Archive for November, 2013

A Quick Thanksgiving Blog

Posted in Hypothesis the 8th on November 27, 2013 by PoPS blog

Thanksgiving time! Time to think about what we’re thankful for. Even though I’m thankful for so many things—my wife would top that particular list—my internet presence is based primarily around video production, so I’ll keep this post limited to that.

I’m very thankful to be working on the eighth episode of a story of my own devising. I’m thankful to have a group of people around who are willing to expend so much time and energy helping me make it happen. That’s a very rare thing indeed. Anyone who started making movies with the family video camera as a kid can attest to that. You start out with a group of your friends coming over to be a part of it. Soon that group dwindles to a few. Soon, you’re lucky if one of your friends is willing to stick around when that camera comes out. Eventually, you find the other kids that were obsessed with their family’s camcorders. Telecom and film classes are good for that. Then, as long as you’re making something people are into, they’ll keep showing up. I can’t believe I’m still mostly working with the same group of folks we started with 4 years ago. I’m thankful for the massive cast of new characters we’ve now assembled. I’m ridiculously thankful that people help us fund the show. I can’t believe it. Making our episode 8 goal on Indiegogo was so exciting and I couldn’t believe it actually happened. For some reason, it was the most exciting one yet. I’m thankful that podcasters have taken keener interest in PoPS this year for reviews and interviews. I’m thankful that we’ve been accepted to more festivals this year and I’m incredibly grateful for all the awards, especially winning Best Series at GenCon. I’m thankful that Eliza is such an awesome producer and helps me keep as much of my sanity as possible while planning for and executing difficult shoot days. And I’m very grateful that we only have two and a half episodes of PoPS left to shoot. Finishing this show will be huge and feel like way more of a milestone than turning 30 did. Whatever the next project is, I’m very curious to see what the post-PoPS world is like.

We had another shoot day this week.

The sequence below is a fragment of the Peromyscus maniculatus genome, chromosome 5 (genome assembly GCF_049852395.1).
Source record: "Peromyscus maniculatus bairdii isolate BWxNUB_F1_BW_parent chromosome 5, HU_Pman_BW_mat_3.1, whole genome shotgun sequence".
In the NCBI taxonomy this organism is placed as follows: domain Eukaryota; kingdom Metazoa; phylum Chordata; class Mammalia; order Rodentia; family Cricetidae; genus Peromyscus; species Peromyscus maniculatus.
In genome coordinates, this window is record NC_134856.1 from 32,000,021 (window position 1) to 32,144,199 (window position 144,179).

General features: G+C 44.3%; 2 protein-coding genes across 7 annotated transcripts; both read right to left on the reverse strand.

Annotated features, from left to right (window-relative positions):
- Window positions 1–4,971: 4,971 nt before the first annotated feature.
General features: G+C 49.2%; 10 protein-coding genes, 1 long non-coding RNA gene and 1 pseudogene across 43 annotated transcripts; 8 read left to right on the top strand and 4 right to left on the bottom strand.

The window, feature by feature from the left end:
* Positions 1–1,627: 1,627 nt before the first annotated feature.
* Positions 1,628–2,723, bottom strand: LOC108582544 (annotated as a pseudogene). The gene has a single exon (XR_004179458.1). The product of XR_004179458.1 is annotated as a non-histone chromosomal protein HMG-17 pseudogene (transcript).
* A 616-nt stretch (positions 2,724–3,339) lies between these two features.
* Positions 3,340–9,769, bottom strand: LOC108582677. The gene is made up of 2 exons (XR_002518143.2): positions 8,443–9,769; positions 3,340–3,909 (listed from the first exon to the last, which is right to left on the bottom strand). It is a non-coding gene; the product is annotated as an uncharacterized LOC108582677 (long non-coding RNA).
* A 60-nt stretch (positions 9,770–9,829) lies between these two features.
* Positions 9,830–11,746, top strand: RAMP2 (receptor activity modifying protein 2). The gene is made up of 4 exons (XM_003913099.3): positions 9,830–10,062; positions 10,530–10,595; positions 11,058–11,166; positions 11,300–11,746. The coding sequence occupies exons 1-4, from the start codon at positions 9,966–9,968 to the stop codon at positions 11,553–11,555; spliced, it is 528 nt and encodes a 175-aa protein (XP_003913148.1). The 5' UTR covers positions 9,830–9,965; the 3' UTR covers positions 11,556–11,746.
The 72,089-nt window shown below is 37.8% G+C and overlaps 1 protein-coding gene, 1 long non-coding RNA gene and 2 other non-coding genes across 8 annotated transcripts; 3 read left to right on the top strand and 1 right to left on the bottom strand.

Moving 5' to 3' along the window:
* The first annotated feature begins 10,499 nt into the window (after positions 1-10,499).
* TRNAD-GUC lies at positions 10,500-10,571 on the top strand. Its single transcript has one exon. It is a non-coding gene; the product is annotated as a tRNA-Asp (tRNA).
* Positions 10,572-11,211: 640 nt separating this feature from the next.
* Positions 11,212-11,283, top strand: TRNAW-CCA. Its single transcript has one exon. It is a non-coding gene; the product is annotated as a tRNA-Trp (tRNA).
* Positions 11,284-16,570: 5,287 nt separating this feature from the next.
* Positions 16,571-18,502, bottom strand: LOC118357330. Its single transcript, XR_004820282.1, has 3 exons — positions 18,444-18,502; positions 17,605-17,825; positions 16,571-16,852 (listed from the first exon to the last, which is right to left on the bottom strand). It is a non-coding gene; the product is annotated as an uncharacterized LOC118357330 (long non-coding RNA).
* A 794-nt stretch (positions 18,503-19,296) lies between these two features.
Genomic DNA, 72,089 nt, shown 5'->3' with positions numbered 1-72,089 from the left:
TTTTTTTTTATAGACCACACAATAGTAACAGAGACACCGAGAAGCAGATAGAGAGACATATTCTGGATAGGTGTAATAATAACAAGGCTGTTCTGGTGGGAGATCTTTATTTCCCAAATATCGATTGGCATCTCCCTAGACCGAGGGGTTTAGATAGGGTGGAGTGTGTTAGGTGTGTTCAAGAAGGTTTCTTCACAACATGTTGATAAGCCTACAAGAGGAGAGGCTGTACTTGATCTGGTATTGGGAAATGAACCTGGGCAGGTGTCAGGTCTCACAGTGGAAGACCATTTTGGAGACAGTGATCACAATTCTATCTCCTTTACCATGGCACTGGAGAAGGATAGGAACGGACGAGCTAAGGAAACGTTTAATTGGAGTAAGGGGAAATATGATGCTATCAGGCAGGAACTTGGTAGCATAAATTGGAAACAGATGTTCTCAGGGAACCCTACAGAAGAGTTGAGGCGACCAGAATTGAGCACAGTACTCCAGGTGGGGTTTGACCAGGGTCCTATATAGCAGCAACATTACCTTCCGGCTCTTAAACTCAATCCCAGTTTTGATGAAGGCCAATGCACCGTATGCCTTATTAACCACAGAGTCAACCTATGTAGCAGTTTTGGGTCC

Day 14-Monday, November 25. Cast and crew were fully assembled about a half hour behind schedule by 8:30pm at an awesome discount arcade we love called Nickel City. My sister Emi, who does a lot of music for the show, finally got to attend a production night.ImageShe crossed through the back of every shot in different guises. Her finest performance though was as the girl in the background playing Dance Dance Revolution. Truly, her background dancing talents have been wasted thus far in her life. Wantonly so. While waiting for everyone to show up, I handed out nickels to the early arrivers so they could take advantage of our locations many games. We had about 15 minutes of playtime left after we finished shooting too. A group of us headed out to Steak and Shake to decompress with burgers, shakes, and coffee after a very stressless shoot night. It was awesome.

We’re in the eye of the storm right now as far as production is concerned. October was a madhouse and the beginning of November was hit and miss. Thanks to rain-outs and the pending holiday, we’ve now had two weeks in a row with only one shoot day per week. We’ve gotten like three pages in two weeks. Once December kicks off, we’ve got a few weeks of more regular shooting. Indoors too, where it can’t get rained-out. But I feel like I’m just drifting in a production purgatory right now. I feel like I should be trying to get more done, but I don’t regret not trying to pack too much in around the holidays. We did that during 6 and…nightmare.

I’m glad we started shooting this episode as soon as possible. It’s already snowed three times this month and it’s intolerably cold out even though it’s not even December. We’re paying for that mild winter we had while shooting episode 6.

I hope you’re all well. Thanks for reading.

–Jake

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PoPS video update 182-Life Backup

Posted in Hypothesis the 8th on November 24, 2013 by PoPS blog

The Scene That Would Not Be Shot

Posted in Hypothesis the 8th on November 21, 2013 by PoPS blog

The title of this post is in regards to our one remaining exterior shoot for episode 8. This sucker will NOT get shot. The first night it was scheduled for it started raining a couple hours before the shoot. We called it off. It was re-scheduled for last night. The forecast said a few showers on and off throughout the night, so I called everybody in. I assembled the crane, we got a light out, it was drizzling but manageable. As soon as everyone was present and accounted for, it started raining in earnest. We hung out for about 15 minutes to see if it was going to let up. It only rained harder. We called it off and headed to an Irish pub for some food, where we discussed the definition and obligation of art. No joke. We’re super intellectual over here. We also berated a new volunteer crew member for not having seen Gremlins. We’re supposed to try and shoot it tonight but the forecast shows rain for only the hours we’re planning on shooting. Yep. The Scene That Would Not Be Shot: a thrilling adventure in at least three reschedulings.

We did have a shoot day this last week though.